Say what you mean. Don't hide behind words that sound good but mean nothing. If you're for something, be proud of it and own up to it.

  9. #49
    Senior Member Lateralus's Avatar
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    Quote Originally Posted by onemoretime View Post
    You see my point, however - "fiscal responsibility" is whatever you make of it. It's a phrase that has no real meaning. You can say "I want the government to balance its budget every year" - that's a distinct policy position. You can say "I would rather the government cut down its spending on social programs" - too, a policy position. Finally, you could say "I want the government to raise taxes in order to pay down the national debt" - obviously, a policy position.

    The problem is, all three positions can claim the mantle of "fiscal responsibility", and none of them would be wrong... even when their goals are all either contradictory or competing! That's simply because "fiscal responsibility" doesn't mean anything at all.

    When Reagan claimed that he was "fiscally responsible", that was code speech that supporters would recognize - he would cut funding to social programs (particularly ones that minorities disproportionately benefit from; remember the welfare queen in her pink Cadillac), increase spending on preferred areas, such as the military, and cut top-level marginal tax rates. As you said, this led to a massive national debt, as the Democratic Congress wouldn't allow program cuts, and Reagan still jacked up military spending and slashed taxes on the wealthy. Now, even with this in mind, would Reagan be a hypocrite for running in 1984 (heh) as a "fiscally responsible" president? Not at all, because by what he intended "fiscal responsibility" to mean, he fulfilled every part of the bargain he had direct control over. Even when it meant huge amounts of deficit spending in a massively inflationary era.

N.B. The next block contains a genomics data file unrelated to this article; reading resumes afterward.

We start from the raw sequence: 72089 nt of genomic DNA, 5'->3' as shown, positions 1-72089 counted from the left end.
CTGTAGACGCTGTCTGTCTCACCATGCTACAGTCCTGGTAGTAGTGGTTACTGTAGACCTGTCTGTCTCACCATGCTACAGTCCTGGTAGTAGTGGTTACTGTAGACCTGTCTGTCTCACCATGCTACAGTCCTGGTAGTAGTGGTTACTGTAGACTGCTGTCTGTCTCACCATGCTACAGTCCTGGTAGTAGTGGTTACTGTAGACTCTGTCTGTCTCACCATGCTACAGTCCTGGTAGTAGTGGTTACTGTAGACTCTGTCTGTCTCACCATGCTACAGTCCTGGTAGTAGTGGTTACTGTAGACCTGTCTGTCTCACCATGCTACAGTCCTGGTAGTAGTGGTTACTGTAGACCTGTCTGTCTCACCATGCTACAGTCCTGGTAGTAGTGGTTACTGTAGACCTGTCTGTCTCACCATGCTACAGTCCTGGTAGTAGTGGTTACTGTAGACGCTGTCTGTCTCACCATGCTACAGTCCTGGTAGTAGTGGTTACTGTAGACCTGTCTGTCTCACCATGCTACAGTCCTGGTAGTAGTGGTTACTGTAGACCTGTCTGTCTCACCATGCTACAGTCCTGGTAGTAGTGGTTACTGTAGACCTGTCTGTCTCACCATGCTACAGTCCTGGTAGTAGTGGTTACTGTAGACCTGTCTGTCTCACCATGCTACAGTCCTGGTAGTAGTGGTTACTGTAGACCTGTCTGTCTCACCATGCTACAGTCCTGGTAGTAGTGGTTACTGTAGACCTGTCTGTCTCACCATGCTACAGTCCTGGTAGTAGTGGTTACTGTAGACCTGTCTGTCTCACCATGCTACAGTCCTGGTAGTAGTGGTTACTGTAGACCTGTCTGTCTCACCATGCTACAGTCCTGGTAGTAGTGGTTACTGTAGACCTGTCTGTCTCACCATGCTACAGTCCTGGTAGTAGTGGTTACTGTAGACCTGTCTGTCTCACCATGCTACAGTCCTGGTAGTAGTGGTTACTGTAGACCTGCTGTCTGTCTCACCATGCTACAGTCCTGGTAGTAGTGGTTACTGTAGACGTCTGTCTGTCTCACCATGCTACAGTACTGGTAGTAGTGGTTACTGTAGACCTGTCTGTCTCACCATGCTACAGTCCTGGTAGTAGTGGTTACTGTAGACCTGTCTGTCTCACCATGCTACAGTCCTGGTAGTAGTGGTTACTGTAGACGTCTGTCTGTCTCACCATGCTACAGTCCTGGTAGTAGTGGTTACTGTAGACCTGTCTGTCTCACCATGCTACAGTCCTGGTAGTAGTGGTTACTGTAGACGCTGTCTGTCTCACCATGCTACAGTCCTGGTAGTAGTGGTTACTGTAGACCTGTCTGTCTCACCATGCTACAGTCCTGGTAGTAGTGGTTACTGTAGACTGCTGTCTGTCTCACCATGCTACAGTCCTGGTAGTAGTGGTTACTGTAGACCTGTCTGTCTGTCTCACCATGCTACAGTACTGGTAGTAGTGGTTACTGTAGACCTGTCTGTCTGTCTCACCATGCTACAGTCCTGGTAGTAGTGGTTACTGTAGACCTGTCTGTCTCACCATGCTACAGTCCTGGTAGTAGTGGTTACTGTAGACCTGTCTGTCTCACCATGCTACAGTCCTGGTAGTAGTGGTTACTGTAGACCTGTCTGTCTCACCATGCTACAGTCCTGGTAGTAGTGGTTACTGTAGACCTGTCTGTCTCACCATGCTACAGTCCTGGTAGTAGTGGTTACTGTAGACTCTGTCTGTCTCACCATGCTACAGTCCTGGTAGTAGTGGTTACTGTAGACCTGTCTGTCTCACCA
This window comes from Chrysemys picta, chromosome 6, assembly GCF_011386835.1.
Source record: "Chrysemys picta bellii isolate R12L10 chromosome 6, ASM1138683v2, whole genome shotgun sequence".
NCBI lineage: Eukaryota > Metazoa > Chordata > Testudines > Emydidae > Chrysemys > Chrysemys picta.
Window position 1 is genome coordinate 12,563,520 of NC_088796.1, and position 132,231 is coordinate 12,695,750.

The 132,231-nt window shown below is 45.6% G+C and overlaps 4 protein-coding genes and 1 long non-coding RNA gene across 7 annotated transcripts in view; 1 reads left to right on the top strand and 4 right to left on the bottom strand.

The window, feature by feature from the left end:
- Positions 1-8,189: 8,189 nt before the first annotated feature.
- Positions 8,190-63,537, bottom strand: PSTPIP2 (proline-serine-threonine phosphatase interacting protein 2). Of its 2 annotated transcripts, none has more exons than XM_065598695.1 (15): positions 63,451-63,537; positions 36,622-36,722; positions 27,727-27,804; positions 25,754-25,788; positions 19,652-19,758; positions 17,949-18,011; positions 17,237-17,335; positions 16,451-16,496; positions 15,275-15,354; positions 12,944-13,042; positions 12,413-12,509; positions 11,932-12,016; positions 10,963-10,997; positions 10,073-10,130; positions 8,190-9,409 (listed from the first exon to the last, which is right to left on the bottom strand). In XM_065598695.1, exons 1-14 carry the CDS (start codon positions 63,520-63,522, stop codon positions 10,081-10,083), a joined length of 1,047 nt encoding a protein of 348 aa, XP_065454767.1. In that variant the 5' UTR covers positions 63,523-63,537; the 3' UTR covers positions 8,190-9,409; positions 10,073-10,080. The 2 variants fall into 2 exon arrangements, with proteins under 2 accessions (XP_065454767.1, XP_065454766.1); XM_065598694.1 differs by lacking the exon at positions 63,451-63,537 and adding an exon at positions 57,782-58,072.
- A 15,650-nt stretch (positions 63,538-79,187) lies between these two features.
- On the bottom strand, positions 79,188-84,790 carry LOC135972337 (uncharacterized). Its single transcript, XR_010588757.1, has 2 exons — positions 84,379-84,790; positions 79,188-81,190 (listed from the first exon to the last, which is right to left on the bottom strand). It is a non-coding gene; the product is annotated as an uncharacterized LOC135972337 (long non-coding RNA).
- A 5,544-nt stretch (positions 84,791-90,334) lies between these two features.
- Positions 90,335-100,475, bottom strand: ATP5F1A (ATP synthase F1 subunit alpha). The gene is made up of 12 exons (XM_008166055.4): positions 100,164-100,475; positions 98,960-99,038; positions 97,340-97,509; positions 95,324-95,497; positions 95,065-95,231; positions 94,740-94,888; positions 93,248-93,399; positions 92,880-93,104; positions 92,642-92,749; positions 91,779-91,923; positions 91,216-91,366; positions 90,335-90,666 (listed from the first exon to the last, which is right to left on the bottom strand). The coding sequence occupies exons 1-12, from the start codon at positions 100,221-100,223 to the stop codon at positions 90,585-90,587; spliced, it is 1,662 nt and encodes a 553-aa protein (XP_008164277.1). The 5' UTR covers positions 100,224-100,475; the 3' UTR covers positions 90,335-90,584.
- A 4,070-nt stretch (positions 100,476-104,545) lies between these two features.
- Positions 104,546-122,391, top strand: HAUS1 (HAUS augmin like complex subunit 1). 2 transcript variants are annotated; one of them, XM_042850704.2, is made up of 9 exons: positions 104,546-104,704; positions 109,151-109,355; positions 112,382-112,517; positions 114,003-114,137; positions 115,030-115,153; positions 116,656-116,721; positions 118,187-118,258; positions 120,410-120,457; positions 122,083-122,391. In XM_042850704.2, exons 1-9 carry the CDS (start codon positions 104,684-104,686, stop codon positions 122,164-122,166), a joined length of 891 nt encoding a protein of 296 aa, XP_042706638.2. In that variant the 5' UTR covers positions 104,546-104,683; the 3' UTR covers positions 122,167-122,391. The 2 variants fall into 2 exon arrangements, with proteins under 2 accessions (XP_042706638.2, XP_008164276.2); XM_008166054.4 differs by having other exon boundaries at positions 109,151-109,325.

Say what you mean. Don't hide behind words that sound good but mean nothing. If you're for something, be proud of it and own up to it.
    No, fiscal responsibility is not whatever you make of it. Perversion of the term for political gain does not make the term illegitimate. Reagan was not fiscally responsible. Neither was Bush. It doesn't matter what politicians and pundits say, the fact is that they were not. I would sooner call them liars than say the term has no meaning.
    "We grow up thinking that beliefs are something to be proud of, but they're really nothing but opinions one refuses to reconsider. Beliefs are easy. The stronger your beliefs are, the less open you are to growth and wisdom, because "strength of belief" is only the intensity with which you resist questioning yourself. As soon as you are proud of a belief, as soon as you think it adds something to who you are, then you've made it a part of your ego."

  10. #50
    Dreaming the life onemoretime's Avatar
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    Quote Originally Posted by Lateralus View Post
    No, fiscal responsibility is not whatever you make of it. Perversion of the term for political gain does not make the term illegitimate. Reagan was not fiscally responsible. Neither was Bush. It doesn't matter what politicians and pundits say, the fact is that they were not. I would sooner call them liars than say the term has no meaning.
    Then what is fiscal responsibility?